And assessing the Mercedes drivers' respective records at the remaining venues on the 2016 calendar, it is relatively easy to identify where that win could come.
The obvious places are Mexico, where Rosberg claimed an assured pole-to-flag victory in 2015, and Brazil, where he has won from pole in each of the last two seasons—and where Hamilton has never stood on the top step of the podium in nine previous appearances.
But Rosberg may also fancy his chances of upstaging the No. 44 car in Abu Dhabi and Japan, two places where he has exceeded expectations alongside Hamilton since Mercedes' rise to prominence.
As noted by F1 journalist Peter Windsor, Suzuka—one of the few tracks in the modern era where the drivers can make the difference—is theoretically a Hamilton circuit, but that didn't stop Rosberg claiming pole for the 2014 and 2015 events.
Only his struggles in the wet and Hamilton's cunning plan at the start of last year's race prevented him from converting those poles into victories. And should his team-mate prove to be his own worst enemy this weekend, Rosberg will be left with a comfortable route to victory.
If he gets the job done in Japan, the title will be close enough to touch.
Kimi Raikkonen Will Finally Return to the Podium
Strange, isn't it?
Since his Ferrari contract extension was announced ahead of July's British GP, Kimi Raikkonen has performed at a higher, more consistent level than at any stage since the height of his Lotus career in early 2013, but his results have hardly improved.
The 2007 world champion has been classified in the top six in six of the seven races since Silverstone, yet he still remains without a podium finish since the Austrian GP.
Circumstances—a first-corner collision at Spa, Ferrari's panicked pit call in Singapore and being barged out of the way by Rosberg in Malaysia—have prevented Raikkonen from converting those performances into results. Having finished fourth in the last three races, however, a return to the podium is on the horizon.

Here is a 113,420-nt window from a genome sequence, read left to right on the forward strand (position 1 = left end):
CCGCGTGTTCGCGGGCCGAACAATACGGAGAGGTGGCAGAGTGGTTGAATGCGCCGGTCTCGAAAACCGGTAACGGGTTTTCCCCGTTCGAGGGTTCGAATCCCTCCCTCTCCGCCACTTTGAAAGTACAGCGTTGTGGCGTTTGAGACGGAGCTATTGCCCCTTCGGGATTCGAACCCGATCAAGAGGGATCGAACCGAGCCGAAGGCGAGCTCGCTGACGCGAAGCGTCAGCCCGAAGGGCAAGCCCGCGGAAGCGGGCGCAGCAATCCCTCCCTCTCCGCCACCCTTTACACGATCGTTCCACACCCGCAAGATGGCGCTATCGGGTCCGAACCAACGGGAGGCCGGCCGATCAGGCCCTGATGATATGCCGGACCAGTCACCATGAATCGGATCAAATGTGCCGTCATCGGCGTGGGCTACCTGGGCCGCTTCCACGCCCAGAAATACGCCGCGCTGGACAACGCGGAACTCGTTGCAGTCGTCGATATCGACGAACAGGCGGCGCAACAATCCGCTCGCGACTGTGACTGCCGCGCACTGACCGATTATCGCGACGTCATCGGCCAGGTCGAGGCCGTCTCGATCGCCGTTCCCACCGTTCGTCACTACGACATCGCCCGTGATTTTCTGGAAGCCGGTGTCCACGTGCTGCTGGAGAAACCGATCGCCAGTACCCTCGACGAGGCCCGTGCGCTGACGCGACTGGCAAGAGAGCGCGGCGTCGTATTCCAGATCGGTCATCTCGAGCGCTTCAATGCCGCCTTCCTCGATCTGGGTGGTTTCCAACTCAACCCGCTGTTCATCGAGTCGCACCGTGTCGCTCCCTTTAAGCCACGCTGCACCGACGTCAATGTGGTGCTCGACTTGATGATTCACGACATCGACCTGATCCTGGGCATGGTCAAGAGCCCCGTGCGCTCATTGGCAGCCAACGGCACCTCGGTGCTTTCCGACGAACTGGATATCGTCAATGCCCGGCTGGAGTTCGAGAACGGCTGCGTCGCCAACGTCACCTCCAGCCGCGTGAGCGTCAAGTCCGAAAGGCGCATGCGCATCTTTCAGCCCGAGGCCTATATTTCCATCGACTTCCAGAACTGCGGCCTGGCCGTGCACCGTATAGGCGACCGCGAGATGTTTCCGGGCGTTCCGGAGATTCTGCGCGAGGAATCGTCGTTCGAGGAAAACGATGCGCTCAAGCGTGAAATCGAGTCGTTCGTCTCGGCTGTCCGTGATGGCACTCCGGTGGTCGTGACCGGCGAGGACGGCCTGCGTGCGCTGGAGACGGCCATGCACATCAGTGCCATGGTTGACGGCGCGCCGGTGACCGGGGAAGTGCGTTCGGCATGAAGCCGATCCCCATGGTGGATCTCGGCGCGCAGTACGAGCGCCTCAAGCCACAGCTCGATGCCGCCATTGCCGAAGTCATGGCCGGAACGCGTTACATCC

With four victories and four pole positions, Sebastian Vettel is the most successful driver on the current grid at Suzuka, although the four-time world champion's three-place grid penalty for causing a first-lap collision in Malaysia could allow Raikkonen to become Ferrari's main focus for the Japanese GP weekend.
And just like Bahrain 2015, Abu Dhabi 2015, Bahrain 2016, Russia 2016 and Austria 2016, Raikkonen will take advantage of his team-mate's misfortune to deliver a strong result after outqualifying Vettel on merit.
The SF16-H car will be a handful around the fast sweeps of Suzuka, but Raikkonen—who took victory in one of the greatest races in F1 history 11 years ago—will tame the red beast to finish third behind Rosberg and Red Bull's Max Verstappen to finish third and claim the podium finish his recent resurgence deserves.
Fernando Alonso Will Have Another Rant After Retiring from Honda's Home Race
Honda's preparations for the Japanese GP, their home race at their own circuit, began in the days leading up to Malaysia.
As reported by Autosport (h/t Eurosport), the manufacturer's decision to introduce their latest upgrade at Sepang was a result of their desire to get the inevitable grid-place penalties—a function of exceeding F1's engine-component usage restrictions—out of the way before Suzuka.